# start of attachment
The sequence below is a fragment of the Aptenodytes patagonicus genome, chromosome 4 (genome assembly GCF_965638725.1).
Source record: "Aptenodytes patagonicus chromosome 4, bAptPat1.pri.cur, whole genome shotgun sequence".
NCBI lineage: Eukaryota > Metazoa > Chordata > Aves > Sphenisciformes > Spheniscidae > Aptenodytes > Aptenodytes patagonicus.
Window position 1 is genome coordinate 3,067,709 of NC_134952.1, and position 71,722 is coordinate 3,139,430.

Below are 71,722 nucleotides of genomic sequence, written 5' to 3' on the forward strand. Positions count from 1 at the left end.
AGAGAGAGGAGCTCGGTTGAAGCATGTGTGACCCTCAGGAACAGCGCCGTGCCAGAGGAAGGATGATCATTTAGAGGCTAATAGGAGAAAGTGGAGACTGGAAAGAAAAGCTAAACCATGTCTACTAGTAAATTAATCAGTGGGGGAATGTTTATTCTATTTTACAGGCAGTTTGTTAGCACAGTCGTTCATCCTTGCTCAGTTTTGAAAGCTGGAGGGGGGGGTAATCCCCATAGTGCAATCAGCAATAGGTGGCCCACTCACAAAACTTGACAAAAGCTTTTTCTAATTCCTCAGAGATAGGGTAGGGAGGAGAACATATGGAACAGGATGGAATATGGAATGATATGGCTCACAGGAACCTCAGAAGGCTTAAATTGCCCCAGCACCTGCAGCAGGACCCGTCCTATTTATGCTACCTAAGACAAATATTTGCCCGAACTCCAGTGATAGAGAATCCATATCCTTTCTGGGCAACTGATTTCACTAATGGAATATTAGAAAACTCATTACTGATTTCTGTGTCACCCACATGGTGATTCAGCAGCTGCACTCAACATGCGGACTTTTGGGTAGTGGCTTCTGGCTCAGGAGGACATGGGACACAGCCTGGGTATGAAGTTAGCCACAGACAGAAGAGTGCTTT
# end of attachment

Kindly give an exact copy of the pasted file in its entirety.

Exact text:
The sequence below is a fragment of the Aptenodytes patagonicus genome, chromosome 4 (genome assembly GCF_965638725.1).
Source record: "Aptenodytes patagonicus chromosome 4, bAptPat1.pri.cur, whole genome shotgun sequence".
NCBI lineage: Eukaryota > Metazoa > Chordata > Aves > Sphenisciformes > Spheniscidae > Aptenodytes > Aptenodytes patagonicus.
Window position 1 is genome coordinate 3,067,709 of NC_134952.1, and position 71,722 is coordinate 3,139,430.

Below are 71,722 nucleotides of genomic sequence, written 5' to 3' on the forward strand. Positions count from 1 at the left end.
AGAGAGAGGAGCTCGGTTGAAGCATGTGTGACCCTCAGGAACAGCGCCGTGCCAGAGGAAGGATGATCATTTAGAGGCTAATAGGAGAAAGTGGAGACTGGAAAGAAAAGCTAAACCATGTCTACTAGTAAATTAATCAGTGGGGGAATGTTTATTCTATTTTACAGGCAGTTTGTTAGCACAGTCGTTCATCCTTGCTCAGTTTTGAAAGCTGGAGGGGGGGGTAATCCCCATAGTGCAATCAGCAATAGGTGGCCCACTCACAAAACTTGACAAAAGCTTTTTCTAATTCCTCAGAGATAGGGTAGGGAGGAGAACATATGGAACAGGATGGAATATGGAATGATATGGCTCACAGGAACCTCAGAAGGCTTAAATTGCCCCAGCACCTGCAGCAGGACCCGTCCTATTTATGCTACCTAAGACAAATATTTGCCCGAACTCCAGTGATAGAGAATCCATATCCTTTCTGGGCAACTGATTTCACTAATGGAATATTAGAAAACTCATTACTGATTTCTGTGTCACCCACATGGTGATTCAGCAGCTGCACTCAACATGCGGACTTTTGGGTAGTGGCTTCTGGCTCAGGAGGACATGGGACACAGCCTGGGTATGAAGTTAGCCACAGACAGAAGAGTGCTTT